14:20 Miko Pawlikowski

That makes a lot of sense. I don't know if you've heard but there's a new kid on the block now. There is the understandability that's the, all the rage now. You got to rebrand now? I think it's kind of like observability with the, you know, additional layer of actually understanding what you're observing.

14:40 Charity Majors

This is what's so frustrating, because if you have the right tools, and you look at your ***, you will understand it. And if you don't, you won't. And yeah, it's frustrating.

14:52 Miko Pawlikowski

I feel like we're kind of like circling in. I understand: you have Humio, you have flux, you have some dashboards, you made some perimeters dashboards. What is, like, the secret sauce now that turns this data into observability in the way that Honeycomb does it?

15:11 Charity Majors

First of all, Prometheus is a metrics based tool. It's a monitoring tool. The source of truth for observability, the data format is these arbitrarily wide structured data blobs. You gather your telemetry in one of those wide events per request per service. One way to think about this is when we blew up the monolith, we lost the ability to step through our code, because every time you have the network, you discard all that context. So by bundling up your telemetry this way, whenever truly wasters data blob request per service, you're actually shipping that context around with the request as it hops around. You can derive metrics from the arbitrarily wide changing blobs. You can derive logs from them, you can derive traces from them. You can't go the other direction, you can't take a Prometheus and get observability out of it. You can take the observability tool and get Prometheus data out of it. But it doesn't go in the other direction. Try to jam on these old tools, you can't get observability out of them. You have to start with the right data format.

16:10 Miko Pawlikowski

That makes sense. Question: I might be a little bit biased, but how do you see, like, Chaos Engineering, in fitting into all of that? Is that something that helps you with the observability?

16:22 Charity Majors

Chaos Engineering is being, like, there's been a massive shift in the landscape in the past. You know, it used to be that we're sinking all of our energy and all of our developer cycles into pre-production hardening. And all of these staging environments and all of this, blah, blah, blah. And I think that we reached the diminishing returns, to say the least. And I think over the past five years, you've seen a lot of little startups like us, and LaunchDarkly and Gremlin. And so the focus is, you know, shining light on pardoning your production systems themselves, and on instrumenting, and tooling, and just like feeding visibility, and understanding the understandability, right, of your production systems. And I think Chaos Engineering is part of that. I think that, you know, if you're just throwing Chaos Engineering at your systems, and you don't have observability, then then I would argue that you just have chaos. You should be able to see what you're doing before you go and start adding more of it. But I think that all of these trends are good. I think that they're all necessary. I think that we have really ignored production for too long when it comes to where we spend our tooling and our and our time.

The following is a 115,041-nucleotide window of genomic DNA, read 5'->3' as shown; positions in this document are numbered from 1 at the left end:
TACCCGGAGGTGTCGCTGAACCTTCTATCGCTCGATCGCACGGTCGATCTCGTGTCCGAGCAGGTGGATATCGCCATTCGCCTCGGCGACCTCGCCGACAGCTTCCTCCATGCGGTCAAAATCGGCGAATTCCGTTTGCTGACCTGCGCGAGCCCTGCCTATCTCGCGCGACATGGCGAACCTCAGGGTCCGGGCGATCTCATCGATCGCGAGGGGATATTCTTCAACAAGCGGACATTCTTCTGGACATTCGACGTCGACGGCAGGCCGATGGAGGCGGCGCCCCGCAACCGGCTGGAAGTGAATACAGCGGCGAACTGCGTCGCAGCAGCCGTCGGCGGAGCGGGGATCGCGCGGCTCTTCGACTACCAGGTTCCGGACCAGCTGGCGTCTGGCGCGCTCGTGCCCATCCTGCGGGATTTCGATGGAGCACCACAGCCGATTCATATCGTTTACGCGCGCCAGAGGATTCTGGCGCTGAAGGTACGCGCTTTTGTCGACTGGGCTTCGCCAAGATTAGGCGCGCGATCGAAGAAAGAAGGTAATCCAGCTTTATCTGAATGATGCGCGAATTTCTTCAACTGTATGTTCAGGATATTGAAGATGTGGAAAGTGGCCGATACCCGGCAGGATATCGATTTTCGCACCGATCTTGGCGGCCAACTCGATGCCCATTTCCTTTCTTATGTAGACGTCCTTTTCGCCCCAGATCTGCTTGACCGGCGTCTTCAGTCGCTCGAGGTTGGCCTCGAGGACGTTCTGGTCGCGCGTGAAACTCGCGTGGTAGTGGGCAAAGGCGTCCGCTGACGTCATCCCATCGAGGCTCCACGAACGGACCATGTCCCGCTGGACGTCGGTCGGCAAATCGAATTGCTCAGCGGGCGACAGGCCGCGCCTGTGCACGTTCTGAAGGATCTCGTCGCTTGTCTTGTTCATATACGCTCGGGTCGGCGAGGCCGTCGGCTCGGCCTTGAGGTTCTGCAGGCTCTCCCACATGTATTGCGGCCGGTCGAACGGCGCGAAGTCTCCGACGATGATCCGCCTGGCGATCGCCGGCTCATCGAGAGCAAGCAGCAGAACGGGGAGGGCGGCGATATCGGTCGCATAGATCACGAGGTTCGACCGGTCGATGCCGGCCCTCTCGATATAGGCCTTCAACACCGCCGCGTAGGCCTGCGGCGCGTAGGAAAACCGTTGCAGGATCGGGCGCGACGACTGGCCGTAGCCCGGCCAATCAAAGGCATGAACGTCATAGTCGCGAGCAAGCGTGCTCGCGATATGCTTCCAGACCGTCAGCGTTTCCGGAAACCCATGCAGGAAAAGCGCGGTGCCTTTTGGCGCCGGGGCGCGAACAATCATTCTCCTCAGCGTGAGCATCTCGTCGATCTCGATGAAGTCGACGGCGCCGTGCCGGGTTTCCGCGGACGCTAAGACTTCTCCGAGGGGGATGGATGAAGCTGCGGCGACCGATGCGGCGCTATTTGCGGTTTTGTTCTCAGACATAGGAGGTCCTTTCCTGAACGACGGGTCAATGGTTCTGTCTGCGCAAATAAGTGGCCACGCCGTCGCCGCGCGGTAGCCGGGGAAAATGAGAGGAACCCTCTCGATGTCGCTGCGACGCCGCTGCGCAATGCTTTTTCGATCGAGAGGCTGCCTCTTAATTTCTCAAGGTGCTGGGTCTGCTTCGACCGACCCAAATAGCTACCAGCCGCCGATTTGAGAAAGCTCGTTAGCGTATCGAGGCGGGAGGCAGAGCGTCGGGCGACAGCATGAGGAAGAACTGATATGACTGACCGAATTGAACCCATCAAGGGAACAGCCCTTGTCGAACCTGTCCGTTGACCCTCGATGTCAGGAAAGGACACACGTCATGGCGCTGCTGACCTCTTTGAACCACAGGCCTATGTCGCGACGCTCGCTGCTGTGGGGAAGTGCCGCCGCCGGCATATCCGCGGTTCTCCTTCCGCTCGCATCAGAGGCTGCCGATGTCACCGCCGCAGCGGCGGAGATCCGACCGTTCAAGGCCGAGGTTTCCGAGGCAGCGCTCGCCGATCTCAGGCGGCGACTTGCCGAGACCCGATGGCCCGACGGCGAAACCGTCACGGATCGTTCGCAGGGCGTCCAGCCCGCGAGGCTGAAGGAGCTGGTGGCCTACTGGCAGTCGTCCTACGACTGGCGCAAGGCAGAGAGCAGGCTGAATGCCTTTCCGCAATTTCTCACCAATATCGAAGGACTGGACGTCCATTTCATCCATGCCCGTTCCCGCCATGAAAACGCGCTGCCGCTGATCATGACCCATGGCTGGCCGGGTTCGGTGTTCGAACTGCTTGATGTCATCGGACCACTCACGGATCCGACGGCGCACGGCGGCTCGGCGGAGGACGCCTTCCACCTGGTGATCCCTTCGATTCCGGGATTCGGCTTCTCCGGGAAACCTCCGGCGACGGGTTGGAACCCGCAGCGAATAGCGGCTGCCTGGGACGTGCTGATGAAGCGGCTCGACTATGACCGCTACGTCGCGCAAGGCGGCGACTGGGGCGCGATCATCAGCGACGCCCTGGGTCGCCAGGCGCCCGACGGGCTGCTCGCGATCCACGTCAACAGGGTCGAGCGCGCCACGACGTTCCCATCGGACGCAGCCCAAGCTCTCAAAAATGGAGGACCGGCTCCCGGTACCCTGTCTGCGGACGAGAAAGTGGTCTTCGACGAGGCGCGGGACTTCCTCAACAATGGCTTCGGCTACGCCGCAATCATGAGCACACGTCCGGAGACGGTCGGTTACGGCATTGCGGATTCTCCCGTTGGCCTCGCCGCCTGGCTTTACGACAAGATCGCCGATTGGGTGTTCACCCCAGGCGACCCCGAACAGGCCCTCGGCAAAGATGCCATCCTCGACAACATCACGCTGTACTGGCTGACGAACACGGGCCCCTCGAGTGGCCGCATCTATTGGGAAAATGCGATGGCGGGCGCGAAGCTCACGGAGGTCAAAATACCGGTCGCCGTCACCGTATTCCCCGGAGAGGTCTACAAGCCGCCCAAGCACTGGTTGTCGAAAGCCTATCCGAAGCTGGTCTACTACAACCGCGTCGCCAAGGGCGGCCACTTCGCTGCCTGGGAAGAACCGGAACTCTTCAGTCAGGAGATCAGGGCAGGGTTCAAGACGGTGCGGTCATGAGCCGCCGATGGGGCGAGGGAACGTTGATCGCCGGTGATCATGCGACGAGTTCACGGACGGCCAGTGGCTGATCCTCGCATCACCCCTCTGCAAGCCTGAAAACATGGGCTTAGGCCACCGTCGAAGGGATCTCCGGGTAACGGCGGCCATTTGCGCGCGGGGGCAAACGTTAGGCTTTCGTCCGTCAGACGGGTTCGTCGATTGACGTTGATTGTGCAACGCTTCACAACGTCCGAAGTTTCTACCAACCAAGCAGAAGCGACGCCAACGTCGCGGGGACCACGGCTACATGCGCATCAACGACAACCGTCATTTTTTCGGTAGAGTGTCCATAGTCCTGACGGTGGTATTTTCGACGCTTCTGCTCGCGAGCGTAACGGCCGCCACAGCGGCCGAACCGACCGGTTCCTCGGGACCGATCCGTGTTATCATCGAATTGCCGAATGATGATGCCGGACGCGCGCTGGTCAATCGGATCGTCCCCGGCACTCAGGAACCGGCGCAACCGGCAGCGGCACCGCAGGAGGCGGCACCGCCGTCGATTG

17:21 Miko Pawlikowski

And I think part of the fact that we stopped ignoring is also because you know, the SRE and all this kind of ecosystem. And the cool factor kind of also made it possible to say: "Oh, yeah, I work on basic operations, and it's fine. And I have a cool company around them". Tell me, what do you think would be like the main technologies or methodologies? What would you look at in tech for the next few years? You know, what's the next step? Now, logically, after observability.

17:54 Charity Majors

You say that as though anyone's gotten there yet. There are very few companies who have achieved and kind of observability out there. And part of that is because of all of the muddying of the waters. Part of that is because it's hard to change. It's hard to learn new things. And I don't honestly think that you can ask someone to learn a new tool, change the way they do things, unless what you're offering them is an order of magnitude better than what they have. And I think that it's really just in the last couple of years that we can finally say that, yeah, actually, you know, this tooling has gotten mature enough that it's pretty drop in. It's not in the bleeding edge anymore. It's going to help more than it hurts. You know, certainly to like an order of magnitude.

18:34 Miko Pawlikowski

That's definitely true. But it's always nice to have like a little thing to look out for, put on your radar. There must be something that you can name here. Is it EBPF?

18:45 Charity Majors

I don't know dude, I'm an Ops. You know how much we hate new things. I don't even like to upgrade apps in my phone.

18:54 Miko Pawlikowski